Expectant mothers in Murang’a county are poised to receive a Sh4,000 Pregnancy Stipend, the county government has announced.
Murang’a Governor Irungu Kang’ata launched the programme at Kirwara health centre in Gatanga Sub-County on Monday, March 27.
He said the Pregnancy stipend is aimed at incentivizing expectant mothers to ensure they attend ante-natal clinics and deliver in the hands of medics.
The governor noted that about 30 percent of expectant mothers have been delivering at home, endangering their lives and those of their babies.
Governor Kang’ata said the high number of home deliveries informed the implementation of the incentive programme as some women fail to travel to hospitals due to lack of fare.
According to the governor, this in turn results in a high infant and maternal mortality rate as the majority of the midwives who help them give birth in the villages are untrained.
Governor Kang’ata at the same time refuted claims that the programme is aimed at encouraging women to give birth saying his interest is to reduce infant and maternal mortality rates.
Each expectant mother will receive Sh1,000 during the seventh month of her pregnancy, another Sh1,000 for the eighth month and Sh2,000 to help them travel to a health facility for delivery.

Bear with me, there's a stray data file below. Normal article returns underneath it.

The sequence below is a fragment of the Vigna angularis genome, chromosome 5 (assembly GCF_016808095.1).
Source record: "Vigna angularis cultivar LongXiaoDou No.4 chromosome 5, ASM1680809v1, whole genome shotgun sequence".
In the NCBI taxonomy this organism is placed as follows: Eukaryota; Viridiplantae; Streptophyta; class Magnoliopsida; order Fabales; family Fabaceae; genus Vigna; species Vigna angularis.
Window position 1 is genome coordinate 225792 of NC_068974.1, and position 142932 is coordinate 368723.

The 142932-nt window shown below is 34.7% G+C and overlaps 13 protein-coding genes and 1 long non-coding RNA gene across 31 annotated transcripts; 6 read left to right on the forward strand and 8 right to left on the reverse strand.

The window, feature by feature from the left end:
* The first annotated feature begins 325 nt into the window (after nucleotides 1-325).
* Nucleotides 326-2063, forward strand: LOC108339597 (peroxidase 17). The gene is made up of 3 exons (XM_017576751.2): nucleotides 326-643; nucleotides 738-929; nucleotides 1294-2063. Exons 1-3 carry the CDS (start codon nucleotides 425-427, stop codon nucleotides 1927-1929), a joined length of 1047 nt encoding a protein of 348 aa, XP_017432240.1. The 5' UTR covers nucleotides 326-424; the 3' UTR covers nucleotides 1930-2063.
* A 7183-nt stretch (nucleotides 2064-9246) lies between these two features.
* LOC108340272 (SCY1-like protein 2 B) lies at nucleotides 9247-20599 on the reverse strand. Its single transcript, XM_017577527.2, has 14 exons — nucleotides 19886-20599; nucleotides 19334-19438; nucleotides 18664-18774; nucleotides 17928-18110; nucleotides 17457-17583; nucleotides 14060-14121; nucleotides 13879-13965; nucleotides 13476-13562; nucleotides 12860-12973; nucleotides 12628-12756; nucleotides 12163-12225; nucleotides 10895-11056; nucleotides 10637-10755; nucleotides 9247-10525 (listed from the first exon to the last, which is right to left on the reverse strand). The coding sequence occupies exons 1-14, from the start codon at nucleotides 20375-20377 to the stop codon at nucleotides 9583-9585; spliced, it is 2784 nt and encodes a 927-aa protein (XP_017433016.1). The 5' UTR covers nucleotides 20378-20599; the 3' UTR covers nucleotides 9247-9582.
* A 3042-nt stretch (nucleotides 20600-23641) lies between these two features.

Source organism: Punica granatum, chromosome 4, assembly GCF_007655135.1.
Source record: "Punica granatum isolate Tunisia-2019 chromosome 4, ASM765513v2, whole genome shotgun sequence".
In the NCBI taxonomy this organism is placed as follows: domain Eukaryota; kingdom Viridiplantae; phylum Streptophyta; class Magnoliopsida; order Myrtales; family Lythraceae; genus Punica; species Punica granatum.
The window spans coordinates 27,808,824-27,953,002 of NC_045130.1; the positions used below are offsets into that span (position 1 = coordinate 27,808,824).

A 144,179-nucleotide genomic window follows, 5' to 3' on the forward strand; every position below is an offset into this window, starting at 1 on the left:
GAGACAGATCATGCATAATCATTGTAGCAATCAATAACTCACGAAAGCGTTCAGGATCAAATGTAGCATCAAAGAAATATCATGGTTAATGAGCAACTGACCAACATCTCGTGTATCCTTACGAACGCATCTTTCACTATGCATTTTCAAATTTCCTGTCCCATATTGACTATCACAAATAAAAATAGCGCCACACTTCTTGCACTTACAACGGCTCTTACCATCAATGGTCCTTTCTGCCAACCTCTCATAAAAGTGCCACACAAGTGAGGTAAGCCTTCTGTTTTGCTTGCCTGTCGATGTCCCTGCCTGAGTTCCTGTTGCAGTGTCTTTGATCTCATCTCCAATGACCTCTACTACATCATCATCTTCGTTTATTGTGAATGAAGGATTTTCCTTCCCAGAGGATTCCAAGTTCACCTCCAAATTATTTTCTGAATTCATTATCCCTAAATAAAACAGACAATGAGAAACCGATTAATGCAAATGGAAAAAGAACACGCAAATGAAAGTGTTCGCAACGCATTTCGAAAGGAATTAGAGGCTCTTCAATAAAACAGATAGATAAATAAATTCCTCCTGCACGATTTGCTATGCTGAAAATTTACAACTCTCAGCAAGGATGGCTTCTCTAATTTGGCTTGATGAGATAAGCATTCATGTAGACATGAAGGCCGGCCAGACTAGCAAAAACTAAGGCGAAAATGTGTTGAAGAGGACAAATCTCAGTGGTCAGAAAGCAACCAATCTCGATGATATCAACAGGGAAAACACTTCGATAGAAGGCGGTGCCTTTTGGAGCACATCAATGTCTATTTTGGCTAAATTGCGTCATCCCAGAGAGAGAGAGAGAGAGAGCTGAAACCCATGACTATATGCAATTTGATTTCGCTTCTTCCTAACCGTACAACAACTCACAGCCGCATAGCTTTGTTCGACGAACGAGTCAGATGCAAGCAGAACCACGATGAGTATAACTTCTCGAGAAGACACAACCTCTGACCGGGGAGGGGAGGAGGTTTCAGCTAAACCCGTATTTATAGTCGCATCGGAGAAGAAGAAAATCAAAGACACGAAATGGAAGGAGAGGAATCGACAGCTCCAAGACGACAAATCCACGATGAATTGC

The programme will be implemented through an app, through which expectant mothers can register.
Dr. Samuel Kinyanjui, one of the consultants who have been contracted by the county to help boost maternal health care, said Community Health Volunters (CHVs) will have the app installed in their mobile phones and will be registering expectant mothers as early in the pregnancy as possible.
The CHVs will also be ensuring beneficiaries attend antenatal clinic. Once a mother misses her antenatal clinic, she will receive a reminder on her mobile phone and the local CHV will also receive a notification to check up on her.
The same technology will be installed in health facilities for use by medics attending to expectant mothers and the data will be centrally managed by the county government.
This will make it possible for an expectant mother to attend any health facility in Murang’a county as her information will be available on the system.
“This same technology will later be used to provide post-natal care that is vital for both the mother and the child. A mother needs to return to the health facility after two weeks for a checkup and for medics to assess the growth of the baby,” added Dr Kinyanjui.